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The Colour of Terrible Crystal

(referring to the firmament above Ezekiel’s chariot vision, recalled by the visual of a sunset)

Topaz, beryl, peridot

steeped in royal purple

dipped in blood . . . .

We are not Ezekiel by the Chebar,

yet exiled for a time

on this fallen planet we call “home”

we dream through half-remembered mist

while four-faced chariots surge Heavenward—

each face four within a face and tandem wings,

incandescent chariots with eye-encrusted rims

and omnipresent wheels.

Land riveted,

we could lose our half-remembered dream

but for the brilliance of terrible crystal

radiating westward twilight-wise,

rushing, surging, beckoning . . .

Topaz, beryl, peridot

steeped in royal purple,

dipped in blood.

© Margaret Longenecker Been

Note:  After Easter, I hope to begin adding to the Paintings and Poems page on this site — adding my paintings and additional poems by (not only me but) poets whose work I love. 

My painting passion has taken a sharp right turn toward the abstract in recent months, and I’ve many new renderings that I want to share with you.  Enjoy the ride on Paintings and Poems.   🙂

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How to Long for Heaven?

How to long for Heaven

When Earth is moist with Spring

And in the swamp

The peepers’ anthems ring?

What Rapture

Without that rapture of returning geese,

And season on season

Without surcease?

My Lord is here,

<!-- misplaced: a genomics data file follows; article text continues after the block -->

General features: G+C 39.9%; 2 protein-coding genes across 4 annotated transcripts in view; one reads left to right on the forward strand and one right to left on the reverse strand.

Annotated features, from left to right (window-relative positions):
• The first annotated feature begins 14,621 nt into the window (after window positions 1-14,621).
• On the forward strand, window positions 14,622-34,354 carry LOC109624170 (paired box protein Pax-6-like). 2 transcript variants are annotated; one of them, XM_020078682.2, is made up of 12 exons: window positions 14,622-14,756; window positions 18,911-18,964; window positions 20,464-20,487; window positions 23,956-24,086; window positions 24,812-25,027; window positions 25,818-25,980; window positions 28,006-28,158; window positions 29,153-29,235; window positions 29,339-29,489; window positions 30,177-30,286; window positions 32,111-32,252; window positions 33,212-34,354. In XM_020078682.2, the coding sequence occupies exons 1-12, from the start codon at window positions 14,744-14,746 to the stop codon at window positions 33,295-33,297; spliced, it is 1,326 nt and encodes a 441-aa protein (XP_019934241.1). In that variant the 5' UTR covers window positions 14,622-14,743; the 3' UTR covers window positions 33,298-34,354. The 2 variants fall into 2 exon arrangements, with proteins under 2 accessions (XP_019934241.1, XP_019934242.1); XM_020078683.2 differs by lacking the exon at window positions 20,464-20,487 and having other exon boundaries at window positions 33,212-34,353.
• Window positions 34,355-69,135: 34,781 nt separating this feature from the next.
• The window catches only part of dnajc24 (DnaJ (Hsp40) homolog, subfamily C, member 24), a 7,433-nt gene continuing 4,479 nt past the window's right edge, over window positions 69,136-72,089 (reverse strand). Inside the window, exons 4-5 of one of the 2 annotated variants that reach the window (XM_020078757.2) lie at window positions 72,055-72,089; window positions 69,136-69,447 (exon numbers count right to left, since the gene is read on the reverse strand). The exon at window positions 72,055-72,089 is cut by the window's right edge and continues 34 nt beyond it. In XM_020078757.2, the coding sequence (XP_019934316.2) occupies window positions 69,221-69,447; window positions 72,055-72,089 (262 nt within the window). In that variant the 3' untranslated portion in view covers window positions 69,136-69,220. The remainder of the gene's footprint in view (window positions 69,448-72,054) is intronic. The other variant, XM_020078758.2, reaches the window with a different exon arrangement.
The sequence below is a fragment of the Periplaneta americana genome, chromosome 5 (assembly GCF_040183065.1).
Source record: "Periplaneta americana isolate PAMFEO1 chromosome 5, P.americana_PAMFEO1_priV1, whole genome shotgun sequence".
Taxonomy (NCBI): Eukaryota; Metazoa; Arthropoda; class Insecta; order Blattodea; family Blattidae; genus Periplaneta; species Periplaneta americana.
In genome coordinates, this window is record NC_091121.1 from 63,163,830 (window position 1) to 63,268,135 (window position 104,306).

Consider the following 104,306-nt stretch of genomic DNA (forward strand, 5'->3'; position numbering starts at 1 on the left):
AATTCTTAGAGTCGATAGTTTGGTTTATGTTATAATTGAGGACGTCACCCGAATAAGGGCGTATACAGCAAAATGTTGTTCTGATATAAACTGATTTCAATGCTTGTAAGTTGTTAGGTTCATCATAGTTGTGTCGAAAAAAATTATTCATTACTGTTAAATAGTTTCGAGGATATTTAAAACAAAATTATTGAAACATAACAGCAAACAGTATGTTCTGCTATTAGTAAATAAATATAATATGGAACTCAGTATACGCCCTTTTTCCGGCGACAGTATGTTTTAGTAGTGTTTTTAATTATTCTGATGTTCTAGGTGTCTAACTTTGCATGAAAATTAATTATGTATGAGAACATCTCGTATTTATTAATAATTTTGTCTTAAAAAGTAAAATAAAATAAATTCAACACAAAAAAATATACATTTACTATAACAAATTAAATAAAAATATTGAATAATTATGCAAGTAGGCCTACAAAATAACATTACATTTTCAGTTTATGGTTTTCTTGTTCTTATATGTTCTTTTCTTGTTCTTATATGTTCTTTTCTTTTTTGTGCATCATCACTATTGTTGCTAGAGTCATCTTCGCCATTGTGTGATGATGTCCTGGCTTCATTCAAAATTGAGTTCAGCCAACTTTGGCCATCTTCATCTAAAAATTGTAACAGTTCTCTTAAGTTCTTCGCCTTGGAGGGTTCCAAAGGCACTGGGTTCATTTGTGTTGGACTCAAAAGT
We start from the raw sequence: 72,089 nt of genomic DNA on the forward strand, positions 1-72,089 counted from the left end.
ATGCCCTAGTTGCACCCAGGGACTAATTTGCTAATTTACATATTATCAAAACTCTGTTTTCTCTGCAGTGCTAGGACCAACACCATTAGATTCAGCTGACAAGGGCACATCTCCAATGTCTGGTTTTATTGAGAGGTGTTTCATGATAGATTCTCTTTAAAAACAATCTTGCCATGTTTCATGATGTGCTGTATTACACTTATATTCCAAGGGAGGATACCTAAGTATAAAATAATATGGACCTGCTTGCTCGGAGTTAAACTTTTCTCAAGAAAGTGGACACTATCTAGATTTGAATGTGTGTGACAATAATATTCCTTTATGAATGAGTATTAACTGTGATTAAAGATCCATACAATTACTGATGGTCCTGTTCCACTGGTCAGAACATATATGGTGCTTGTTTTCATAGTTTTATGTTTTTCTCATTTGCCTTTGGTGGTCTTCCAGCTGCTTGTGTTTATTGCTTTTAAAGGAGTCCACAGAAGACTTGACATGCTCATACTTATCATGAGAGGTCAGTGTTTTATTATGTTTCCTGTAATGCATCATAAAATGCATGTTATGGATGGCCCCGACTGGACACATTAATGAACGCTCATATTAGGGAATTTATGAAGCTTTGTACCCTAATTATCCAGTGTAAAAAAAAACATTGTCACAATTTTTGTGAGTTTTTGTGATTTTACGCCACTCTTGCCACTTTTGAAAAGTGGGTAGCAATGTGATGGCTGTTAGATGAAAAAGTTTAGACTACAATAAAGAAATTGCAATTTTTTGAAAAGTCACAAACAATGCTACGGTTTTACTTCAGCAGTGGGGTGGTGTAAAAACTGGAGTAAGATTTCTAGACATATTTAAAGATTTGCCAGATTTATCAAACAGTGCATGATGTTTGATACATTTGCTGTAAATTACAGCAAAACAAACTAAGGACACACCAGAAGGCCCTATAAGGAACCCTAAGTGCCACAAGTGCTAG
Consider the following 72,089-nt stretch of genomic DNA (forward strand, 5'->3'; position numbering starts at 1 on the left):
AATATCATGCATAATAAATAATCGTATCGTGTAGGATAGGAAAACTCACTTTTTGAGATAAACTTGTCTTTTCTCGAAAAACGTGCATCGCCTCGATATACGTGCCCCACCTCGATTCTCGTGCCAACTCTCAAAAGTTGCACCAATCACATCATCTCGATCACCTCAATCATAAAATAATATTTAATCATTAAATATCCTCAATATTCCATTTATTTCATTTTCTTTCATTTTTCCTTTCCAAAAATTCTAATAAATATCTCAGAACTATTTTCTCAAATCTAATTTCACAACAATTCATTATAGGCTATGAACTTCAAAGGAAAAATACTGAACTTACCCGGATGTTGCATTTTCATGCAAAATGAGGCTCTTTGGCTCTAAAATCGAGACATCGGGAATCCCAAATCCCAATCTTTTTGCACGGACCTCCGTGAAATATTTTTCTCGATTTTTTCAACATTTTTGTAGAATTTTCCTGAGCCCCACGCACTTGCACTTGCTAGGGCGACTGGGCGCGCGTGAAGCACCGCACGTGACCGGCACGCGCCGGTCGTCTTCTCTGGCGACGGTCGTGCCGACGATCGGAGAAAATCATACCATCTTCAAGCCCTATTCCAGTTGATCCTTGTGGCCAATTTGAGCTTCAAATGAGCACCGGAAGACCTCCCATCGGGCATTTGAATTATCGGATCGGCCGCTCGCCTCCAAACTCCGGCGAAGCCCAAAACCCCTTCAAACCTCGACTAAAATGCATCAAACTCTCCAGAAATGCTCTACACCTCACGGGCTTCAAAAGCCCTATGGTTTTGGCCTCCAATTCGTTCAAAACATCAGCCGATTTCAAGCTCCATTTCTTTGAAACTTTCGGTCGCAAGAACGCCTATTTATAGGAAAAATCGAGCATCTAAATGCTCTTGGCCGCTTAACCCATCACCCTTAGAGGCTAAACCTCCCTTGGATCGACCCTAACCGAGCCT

Visible in Sun and rain,

Audible in growing wind

Across the plain.

Margaret Longenecker Been, ©1973

POET’S NOTE:  I do long for Heaven, every time I read a newspaper or watch the news on TV—or hear of human suffering around the world.  Many times a week I pray, “Thy Kingdom come” and “Come, Lord Jesus”.

Yet God is His creative mercy and grace gives us glimpses of Heaven on a daily basis.  All we need to do is look at the sky, and we are lifted to another, richer dimension.  And when winter suddenly turns to spring, the message of Resurrection is overwhelmingly clear!  Our Lord is here!  His visible return is simply  a matter of time.  MLB

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Resurrection hymns

resound on melting lake . . .

The Canadas are back

_________________________________

Heaven is ringing

with songs of northbound geese

breaking up the winter

_________________________________

Heartless euphoria . . .

soon we’ll dash out blithering

Oh, Oh, Spring!

 

Margaret Longenecker Been, ©2006

Published in BRUSH STROKES, Word Paintings by Margaret Longenecker Been, Elk River Books, Phillips, Wisconsin

 

 

 

 

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 “I sometimes wonder, after all,
Amid this tangled web of fate,
If what is great may not be small,
And what is small may not be great.
So wondering I go my way,
Yet in my heart contentment sings . . .
O may I ever see, I pray,
God’s grace and love in Little Things.”

From “The Joy of Little Things”, by Robert Service

__________________________________________________

“I come in the little things, saith the Lord, 

Amidst the delicate and bladed wheat

That springs triumphant in the furrowed sod . . .

I come in the little things, saith the Lord:

Yea! on the glancing wings 

Of eager birds, the softly pattering feet

Of furred and gentle beasts, I come to meet . . . .”